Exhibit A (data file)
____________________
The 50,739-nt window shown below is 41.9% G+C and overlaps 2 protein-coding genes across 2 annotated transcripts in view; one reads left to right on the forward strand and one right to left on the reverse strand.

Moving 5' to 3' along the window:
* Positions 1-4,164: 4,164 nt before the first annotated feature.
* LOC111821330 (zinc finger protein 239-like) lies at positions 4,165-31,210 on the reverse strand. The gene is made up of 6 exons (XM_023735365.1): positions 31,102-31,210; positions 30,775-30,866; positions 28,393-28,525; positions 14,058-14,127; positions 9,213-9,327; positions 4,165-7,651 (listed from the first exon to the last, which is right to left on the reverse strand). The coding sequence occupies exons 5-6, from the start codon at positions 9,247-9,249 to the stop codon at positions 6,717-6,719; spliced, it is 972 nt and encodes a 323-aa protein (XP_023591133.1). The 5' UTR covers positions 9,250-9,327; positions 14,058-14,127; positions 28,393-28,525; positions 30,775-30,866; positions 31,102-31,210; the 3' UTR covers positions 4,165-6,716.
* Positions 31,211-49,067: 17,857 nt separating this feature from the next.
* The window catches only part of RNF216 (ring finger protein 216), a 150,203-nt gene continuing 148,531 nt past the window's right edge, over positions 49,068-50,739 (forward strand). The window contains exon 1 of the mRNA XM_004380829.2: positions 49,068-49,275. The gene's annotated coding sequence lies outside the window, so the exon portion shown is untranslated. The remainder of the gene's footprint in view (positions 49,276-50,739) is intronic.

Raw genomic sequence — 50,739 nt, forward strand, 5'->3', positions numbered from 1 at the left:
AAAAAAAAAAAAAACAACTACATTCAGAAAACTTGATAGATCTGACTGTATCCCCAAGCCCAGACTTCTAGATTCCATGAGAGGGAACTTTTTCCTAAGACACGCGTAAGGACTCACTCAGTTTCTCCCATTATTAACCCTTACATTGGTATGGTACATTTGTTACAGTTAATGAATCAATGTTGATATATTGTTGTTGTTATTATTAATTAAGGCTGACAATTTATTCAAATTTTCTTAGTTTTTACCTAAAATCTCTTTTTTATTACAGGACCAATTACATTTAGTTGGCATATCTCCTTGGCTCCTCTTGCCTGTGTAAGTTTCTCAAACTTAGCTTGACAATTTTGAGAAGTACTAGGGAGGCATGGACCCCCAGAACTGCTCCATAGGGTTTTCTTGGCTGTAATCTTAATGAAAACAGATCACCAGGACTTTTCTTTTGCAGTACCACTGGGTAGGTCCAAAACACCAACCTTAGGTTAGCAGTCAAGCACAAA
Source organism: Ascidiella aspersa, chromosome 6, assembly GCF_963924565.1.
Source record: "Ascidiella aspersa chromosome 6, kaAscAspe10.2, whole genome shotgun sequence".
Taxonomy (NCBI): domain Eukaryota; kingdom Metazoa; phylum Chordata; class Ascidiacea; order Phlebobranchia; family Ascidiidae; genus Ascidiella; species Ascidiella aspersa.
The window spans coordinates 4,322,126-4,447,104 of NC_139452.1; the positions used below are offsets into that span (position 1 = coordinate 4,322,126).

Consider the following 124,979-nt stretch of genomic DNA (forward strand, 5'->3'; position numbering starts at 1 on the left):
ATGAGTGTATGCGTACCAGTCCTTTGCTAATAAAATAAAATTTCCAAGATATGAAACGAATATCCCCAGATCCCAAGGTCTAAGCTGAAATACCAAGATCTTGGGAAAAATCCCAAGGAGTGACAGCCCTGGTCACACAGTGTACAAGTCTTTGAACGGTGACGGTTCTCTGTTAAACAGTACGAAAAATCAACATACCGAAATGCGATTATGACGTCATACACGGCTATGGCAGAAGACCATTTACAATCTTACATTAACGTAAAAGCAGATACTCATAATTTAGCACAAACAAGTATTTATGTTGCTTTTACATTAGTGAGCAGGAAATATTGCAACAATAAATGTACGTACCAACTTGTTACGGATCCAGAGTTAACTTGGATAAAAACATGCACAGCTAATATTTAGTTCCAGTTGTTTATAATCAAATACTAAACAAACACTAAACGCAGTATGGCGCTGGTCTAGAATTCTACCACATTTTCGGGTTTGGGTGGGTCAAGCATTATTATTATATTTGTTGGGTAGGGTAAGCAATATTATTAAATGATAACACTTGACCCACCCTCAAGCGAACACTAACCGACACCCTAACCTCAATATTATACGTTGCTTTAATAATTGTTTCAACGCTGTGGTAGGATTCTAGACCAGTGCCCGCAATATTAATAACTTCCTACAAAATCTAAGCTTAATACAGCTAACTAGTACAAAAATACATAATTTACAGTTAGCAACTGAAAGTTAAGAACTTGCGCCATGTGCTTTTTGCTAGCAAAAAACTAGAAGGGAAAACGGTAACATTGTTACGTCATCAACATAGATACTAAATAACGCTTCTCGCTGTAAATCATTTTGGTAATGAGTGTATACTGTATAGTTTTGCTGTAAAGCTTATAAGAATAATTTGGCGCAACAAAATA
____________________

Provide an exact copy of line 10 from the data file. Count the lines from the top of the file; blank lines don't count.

Source record: "Ascidiella aspersa chromosome 6, kaAscAspe10.2, whole genome shotgun sequence".